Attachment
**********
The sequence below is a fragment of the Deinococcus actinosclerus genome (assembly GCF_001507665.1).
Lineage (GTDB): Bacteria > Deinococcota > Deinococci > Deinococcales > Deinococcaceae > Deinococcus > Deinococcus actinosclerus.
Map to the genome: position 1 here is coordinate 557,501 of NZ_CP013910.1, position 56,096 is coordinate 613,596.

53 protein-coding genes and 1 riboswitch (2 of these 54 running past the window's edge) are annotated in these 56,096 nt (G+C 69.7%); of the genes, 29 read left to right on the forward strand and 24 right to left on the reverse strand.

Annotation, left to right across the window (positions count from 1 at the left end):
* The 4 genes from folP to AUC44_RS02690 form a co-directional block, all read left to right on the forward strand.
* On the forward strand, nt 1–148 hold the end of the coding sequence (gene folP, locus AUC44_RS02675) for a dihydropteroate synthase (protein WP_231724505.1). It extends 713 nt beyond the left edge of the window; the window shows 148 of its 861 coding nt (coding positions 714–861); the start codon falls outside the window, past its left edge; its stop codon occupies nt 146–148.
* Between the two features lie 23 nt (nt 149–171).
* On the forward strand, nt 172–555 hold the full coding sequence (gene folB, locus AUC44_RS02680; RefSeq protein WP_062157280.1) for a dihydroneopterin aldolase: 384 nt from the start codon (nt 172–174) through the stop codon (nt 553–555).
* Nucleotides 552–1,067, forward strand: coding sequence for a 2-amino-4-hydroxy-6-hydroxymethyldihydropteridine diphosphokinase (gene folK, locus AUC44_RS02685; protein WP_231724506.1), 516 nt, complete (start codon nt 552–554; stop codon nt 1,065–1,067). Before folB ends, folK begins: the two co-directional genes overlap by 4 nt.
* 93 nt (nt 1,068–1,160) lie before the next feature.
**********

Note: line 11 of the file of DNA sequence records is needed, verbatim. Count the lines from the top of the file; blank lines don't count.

* 93 nt (nt 1,068–1,160) lie before the next feature.